Laurie has been a Research Fisheries Biologist at the Northwest Fisheries Science Center since 1992, moving from the Montlake lab to the Newport Field Station in 2004. Laurie’s initial responsibilities at the Center focused on nearshore studies in Puget Sound, but switched to the scientific basis for Endangered Species Act listings beginning in 1994, when she led the West Coast coho salmon status review. She has since served on Biological Review Teams and Technical Recovery Teams and worked on multiple status review updates for ESA-listed salmon populations. Laurie’s primary research interests concern the estuarine and marine ecology of Pacific salmon, and the factors that affect their survival. Other interests include Pacific salmon life history diversity, the bioenergetics of introduced salmon populations, and lamprey estuarine ecology. Laurie serves on a variety of committees, including the Coho Technical Committee of the Pacific Salmon Commission. Laurie holds three degrees from the University of Washington: a B.S. in Zoology, a M.S. in Fisheries and a Ph.D. in Aquatic and Fishery Sciences.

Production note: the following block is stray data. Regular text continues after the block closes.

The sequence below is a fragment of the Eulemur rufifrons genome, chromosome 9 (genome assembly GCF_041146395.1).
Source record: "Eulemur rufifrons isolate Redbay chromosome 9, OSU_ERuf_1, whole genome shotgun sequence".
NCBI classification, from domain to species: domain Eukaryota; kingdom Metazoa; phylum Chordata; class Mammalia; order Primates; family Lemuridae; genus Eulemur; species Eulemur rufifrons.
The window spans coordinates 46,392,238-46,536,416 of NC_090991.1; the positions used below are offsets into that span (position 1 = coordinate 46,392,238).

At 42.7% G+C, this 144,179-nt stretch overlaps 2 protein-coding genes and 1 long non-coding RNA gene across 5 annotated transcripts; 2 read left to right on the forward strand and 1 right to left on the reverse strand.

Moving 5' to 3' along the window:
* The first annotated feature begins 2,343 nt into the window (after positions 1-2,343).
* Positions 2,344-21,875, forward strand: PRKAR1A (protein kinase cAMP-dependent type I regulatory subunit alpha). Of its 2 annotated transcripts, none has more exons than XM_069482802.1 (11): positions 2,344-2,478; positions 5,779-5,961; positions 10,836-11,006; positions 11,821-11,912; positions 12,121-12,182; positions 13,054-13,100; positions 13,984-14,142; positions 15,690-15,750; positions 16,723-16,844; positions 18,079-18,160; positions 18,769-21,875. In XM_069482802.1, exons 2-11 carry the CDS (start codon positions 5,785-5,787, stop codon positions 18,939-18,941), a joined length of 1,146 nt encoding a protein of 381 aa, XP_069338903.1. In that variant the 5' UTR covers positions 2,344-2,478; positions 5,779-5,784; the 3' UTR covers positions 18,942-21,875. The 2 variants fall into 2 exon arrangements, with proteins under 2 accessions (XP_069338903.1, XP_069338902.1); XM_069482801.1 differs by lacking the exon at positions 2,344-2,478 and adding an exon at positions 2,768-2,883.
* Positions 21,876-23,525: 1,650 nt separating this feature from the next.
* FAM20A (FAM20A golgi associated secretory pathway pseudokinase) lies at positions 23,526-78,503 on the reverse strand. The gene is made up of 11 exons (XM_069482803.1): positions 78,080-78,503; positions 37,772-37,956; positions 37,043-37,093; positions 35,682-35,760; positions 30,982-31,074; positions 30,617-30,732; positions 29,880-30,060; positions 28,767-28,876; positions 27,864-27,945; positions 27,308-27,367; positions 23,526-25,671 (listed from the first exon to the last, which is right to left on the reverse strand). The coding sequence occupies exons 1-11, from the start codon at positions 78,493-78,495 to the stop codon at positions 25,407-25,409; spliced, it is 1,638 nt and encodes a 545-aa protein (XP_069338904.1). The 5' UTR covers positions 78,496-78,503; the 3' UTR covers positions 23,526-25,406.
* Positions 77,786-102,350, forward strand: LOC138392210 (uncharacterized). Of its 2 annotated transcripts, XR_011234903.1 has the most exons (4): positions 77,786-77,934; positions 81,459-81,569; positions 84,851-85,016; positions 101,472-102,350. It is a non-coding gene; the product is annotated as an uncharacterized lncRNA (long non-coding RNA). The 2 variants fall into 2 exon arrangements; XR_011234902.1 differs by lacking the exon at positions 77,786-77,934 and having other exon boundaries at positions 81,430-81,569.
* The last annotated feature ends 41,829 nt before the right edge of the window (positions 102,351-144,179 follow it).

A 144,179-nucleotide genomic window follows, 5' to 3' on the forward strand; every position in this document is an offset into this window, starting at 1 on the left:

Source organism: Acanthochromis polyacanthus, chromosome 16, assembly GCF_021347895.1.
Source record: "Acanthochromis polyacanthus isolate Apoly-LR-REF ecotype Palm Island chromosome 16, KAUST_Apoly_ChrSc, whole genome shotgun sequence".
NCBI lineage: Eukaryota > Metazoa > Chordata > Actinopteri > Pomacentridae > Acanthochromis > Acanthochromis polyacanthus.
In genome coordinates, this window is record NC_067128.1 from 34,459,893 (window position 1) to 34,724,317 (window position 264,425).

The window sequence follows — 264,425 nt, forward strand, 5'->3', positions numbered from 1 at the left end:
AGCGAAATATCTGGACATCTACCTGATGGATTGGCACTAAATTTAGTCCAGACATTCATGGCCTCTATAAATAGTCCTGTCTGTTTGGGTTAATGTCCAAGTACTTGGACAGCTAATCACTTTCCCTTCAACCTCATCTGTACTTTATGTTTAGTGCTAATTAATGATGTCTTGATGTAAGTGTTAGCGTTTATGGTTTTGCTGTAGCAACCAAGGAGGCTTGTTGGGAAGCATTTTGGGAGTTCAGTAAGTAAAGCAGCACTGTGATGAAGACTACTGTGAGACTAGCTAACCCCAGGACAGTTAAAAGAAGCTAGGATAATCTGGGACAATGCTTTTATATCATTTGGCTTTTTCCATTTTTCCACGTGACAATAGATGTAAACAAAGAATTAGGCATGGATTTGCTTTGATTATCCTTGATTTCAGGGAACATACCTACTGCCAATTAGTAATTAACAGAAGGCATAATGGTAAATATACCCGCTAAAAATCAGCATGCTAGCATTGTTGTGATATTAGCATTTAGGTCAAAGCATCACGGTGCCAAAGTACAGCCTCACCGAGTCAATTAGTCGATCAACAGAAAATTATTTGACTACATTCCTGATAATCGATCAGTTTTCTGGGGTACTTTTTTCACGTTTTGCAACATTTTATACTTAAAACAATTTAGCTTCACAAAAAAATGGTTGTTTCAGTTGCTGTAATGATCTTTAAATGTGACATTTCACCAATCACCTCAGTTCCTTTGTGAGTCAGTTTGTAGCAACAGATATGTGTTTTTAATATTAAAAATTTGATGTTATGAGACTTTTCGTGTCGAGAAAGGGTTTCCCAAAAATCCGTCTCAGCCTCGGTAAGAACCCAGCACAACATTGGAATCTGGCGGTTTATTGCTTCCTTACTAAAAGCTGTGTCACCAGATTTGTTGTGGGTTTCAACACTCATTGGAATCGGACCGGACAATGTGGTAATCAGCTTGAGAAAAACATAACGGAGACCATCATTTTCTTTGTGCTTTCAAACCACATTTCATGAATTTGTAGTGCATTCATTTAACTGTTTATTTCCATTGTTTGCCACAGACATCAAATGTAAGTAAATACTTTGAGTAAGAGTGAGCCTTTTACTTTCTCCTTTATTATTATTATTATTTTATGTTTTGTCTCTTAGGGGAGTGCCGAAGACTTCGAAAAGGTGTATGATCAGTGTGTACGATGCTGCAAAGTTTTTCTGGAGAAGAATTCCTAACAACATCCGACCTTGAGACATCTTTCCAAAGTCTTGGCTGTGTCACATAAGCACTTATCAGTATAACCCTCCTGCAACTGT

Laurie has led a joint Conservation Biology/Fish Ecology Division study of juvenile salmon and steelhead in migratory corridors of the lower Columbia River estuary since 2006. This study provides the last opportunity to easily catch juvenile salmon before ocean entry, but also samples the larger fish assemblage in pelagic habitats of the estuary. Data collected by the study has been used to examine stock-specific migration timing of juvenile salmon and steelhead and its influence on initial marine growth rates, fine-scale estuarine habitat use by juvenile salmon and other fishes, and prey selectivity by avian predators. She is also actively involved in research on juvenile salmon in marine waters of the northern California Current.